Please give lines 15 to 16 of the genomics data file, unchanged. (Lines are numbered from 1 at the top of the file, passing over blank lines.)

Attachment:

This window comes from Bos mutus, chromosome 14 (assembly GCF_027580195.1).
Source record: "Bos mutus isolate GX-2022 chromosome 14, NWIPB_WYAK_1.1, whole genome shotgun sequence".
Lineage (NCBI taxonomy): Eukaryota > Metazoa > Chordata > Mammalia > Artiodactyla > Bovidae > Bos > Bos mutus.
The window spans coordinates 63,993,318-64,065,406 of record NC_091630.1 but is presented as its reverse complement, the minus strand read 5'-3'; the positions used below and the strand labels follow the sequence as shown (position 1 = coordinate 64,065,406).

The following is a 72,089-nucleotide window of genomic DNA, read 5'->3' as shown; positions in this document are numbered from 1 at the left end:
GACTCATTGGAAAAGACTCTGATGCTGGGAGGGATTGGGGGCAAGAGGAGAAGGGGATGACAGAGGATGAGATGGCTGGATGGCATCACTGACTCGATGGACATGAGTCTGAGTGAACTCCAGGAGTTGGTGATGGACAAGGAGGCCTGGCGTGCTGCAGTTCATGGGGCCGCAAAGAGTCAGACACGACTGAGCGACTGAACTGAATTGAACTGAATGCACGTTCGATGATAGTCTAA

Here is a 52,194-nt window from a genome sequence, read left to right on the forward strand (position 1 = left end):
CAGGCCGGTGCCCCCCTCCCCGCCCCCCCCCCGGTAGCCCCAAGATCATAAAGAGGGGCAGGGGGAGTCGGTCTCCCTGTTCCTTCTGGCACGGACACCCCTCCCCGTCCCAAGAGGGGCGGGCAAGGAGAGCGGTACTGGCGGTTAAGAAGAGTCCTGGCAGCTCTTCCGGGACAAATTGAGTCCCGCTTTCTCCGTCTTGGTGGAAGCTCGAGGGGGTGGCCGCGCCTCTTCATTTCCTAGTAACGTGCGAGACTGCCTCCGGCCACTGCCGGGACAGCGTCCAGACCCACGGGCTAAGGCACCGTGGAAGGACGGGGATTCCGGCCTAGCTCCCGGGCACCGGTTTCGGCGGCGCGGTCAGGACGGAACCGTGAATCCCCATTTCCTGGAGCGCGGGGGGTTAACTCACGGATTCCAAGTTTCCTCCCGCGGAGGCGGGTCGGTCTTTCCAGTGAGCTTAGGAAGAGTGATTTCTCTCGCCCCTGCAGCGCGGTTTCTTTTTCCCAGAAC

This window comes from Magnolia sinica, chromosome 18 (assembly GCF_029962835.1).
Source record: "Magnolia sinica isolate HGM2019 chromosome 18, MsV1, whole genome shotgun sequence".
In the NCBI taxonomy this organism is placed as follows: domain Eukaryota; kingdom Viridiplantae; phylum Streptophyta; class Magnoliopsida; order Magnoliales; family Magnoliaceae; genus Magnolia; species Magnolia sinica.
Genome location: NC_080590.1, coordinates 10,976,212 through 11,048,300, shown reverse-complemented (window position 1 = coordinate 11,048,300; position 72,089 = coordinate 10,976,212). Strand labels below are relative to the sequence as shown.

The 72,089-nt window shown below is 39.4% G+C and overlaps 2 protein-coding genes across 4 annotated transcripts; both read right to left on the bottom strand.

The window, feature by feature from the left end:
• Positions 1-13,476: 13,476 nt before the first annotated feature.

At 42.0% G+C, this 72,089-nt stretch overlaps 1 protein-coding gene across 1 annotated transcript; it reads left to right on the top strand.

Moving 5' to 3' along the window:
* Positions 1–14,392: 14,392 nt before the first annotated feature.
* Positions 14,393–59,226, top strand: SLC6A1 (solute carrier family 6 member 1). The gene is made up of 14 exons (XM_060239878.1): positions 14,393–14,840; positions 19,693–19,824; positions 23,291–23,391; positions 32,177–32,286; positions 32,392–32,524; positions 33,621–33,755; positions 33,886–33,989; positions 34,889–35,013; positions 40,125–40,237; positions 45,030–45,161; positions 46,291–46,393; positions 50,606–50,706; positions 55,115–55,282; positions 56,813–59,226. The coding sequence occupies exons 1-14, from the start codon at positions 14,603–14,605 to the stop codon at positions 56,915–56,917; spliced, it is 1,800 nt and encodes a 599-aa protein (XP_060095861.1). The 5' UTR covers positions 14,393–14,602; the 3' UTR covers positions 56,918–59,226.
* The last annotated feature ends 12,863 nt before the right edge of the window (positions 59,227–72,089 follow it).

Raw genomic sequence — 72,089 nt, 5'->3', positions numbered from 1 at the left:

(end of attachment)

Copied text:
• Positions 1-13,476: 13,476 nt before the first annotated feature.

At 42.0% G+C, this 72,089-nt stretch overlaps 1 protein-coding gene across 1 annotated transcript; it reads left to right on the top strand.